I did this yesterday. I lay in the sun, in the grass, and counted good things. Last week was, well, interesting to say the least and I'd reached the end of it feeling deflated. One slightly negative thought tends to throw open the door to all of its friends and they all come rushing in, determined to party like a fresher at university.
Work, feeling a bit under the weather, a son home from school with the same bug, builders and plumbers intruding on my peace, emergency trips to the vet, the inevitable crash after the Thames Path Challenge and a myriad of decisions and jobs just made me want to scream. I didn't scream however. I went for a run and tried to run so fast everything would be left behind. That definitely didn't work but hey, I might have given passing drivers a laugh.
Then, I read this article about the stresses of homeworking on The Telegraph website and I found myself nodding along in agreement. Yes, the washing. Yes, the deliveries. Yes, the feeling that you're part house-keeper part home-worker. Yes, the continual battle to get people to take you seriously. It was the perfect piece to read after the week I'd had. Woe woe woe. Sob sob sob.
But it was perhaps at that moment that the wide open door in my head that was allowing all of the shouting horrid thoughts in was slammed shut. And it was slammed shut by the prospect of the alternatives. Because, however tough this whole working for yourself balance thing can be, the key words in my previous sentence are the ones that made me lay in the sun and count the good things. I work for myself.
A few years ago, I had a short and unhappy dalliance with the corporate world. I would don my office attire and leave home before my son was even dressed for school and return home in time to cook dinner, shout about homework left undone and put him to bed before doing the whole damn thing again the next day. The holidays were worse - no flexbility, no fun, no opportunities to take an hour in the afternoon for a game of badminton and catch up later. I spent my summer in an air conditioned office trying to share an enthusiasm for weddings that no-one else wanted or understood and attending meeting after meeting where nothing was done and no-one spoke their mind. I happily left. I'm not cut out to work like that, for people like that and in that kind of environment.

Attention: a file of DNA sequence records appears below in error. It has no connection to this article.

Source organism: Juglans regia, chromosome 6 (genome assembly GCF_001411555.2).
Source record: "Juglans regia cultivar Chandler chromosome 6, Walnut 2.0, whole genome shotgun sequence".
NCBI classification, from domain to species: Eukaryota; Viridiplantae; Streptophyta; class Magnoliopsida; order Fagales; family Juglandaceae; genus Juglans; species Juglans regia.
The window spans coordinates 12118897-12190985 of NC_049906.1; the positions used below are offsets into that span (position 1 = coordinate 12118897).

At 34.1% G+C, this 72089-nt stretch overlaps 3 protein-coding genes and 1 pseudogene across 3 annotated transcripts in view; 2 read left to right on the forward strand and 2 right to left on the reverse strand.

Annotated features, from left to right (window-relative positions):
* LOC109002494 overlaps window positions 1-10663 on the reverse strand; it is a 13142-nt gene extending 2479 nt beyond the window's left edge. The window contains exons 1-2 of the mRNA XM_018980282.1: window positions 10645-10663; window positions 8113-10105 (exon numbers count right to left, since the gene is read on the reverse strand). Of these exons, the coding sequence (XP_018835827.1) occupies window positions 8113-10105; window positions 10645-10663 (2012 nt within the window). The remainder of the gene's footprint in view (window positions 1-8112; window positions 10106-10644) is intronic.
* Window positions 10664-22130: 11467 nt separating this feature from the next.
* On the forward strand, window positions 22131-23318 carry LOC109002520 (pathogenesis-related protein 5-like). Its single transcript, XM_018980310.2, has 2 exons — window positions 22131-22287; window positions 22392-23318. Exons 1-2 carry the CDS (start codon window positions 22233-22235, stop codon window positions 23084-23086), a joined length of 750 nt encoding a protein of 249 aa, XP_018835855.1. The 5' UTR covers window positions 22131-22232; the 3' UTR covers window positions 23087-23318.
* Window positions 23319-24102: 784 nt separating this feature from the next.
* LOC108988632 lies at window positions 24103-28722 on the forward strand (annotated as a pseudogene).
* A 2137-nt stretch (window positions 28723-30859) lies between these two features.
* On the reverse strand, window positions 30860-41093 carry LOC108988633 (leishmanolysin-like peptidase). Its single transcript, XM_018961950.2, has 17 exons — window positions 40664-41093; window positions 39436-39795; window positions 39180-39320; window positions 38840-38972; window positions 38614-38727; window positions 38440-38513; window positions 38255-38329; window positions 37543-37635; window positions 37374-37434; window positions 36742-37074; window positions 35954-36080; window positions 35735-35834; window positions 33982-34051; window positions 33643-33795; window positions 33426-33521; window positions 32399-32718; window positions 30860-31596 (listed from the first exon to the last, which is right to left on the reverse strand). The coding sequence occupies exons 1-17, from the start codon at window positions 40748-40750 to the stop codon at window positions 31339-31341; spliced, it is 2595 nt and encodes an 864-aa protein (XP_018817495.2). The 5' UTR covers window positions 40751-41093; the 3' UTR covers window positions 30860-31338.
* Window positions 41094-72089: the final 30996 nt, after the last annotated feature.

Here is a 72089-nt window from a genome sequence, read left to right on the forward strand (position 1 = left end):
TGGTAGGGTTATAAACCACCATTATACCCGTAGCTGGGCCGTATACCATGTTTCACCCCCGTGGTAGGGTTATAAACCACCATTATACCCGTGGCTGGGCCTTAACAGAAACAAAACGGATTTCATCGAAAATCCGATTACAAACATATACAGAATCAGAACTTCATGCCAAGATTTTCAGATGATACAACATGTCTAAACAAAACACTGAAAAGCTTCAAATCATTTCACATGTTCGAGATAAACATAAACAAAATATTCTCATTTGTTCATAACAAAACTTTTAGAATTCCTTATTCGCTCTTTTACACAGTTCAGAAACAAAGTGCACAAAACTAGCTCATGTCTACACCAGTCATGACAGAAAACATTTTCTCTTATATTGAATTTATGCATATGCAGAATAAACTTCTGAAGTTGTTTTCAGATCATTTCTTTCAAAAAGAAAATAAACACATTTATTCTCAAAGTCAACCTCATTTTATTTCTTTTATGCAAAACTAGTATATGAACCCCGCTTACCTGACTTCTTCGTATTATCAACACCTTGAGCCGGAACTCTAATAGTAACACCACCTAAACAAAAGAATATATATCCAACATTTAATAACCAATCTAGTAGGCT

So when I re-read The Telegraph piece, I looked at it differently. I want this lifestyle. I want to walk my son to school while he still wants my company. I want to go for a run, to pop out if I choose to and I want to be the grown up, working to my own schedule and making my own decisions. I want to have flowers on my desk, pretty on my walls and the freedom to pick and choose my clients. This creative, difficult, fantastic, hard, soul-breaking, heart-filling life is the life I have chosen and it is good. It is full of opportunities and devoid of dullness. I don't have meetings that make my eyes glaze over. I have meetings with people that inspire me to do better. I don't do someone else's bidding. I dance to my own tune.
And, that's worth the juggling, the balancing, the ups and down and any amount of washing you like.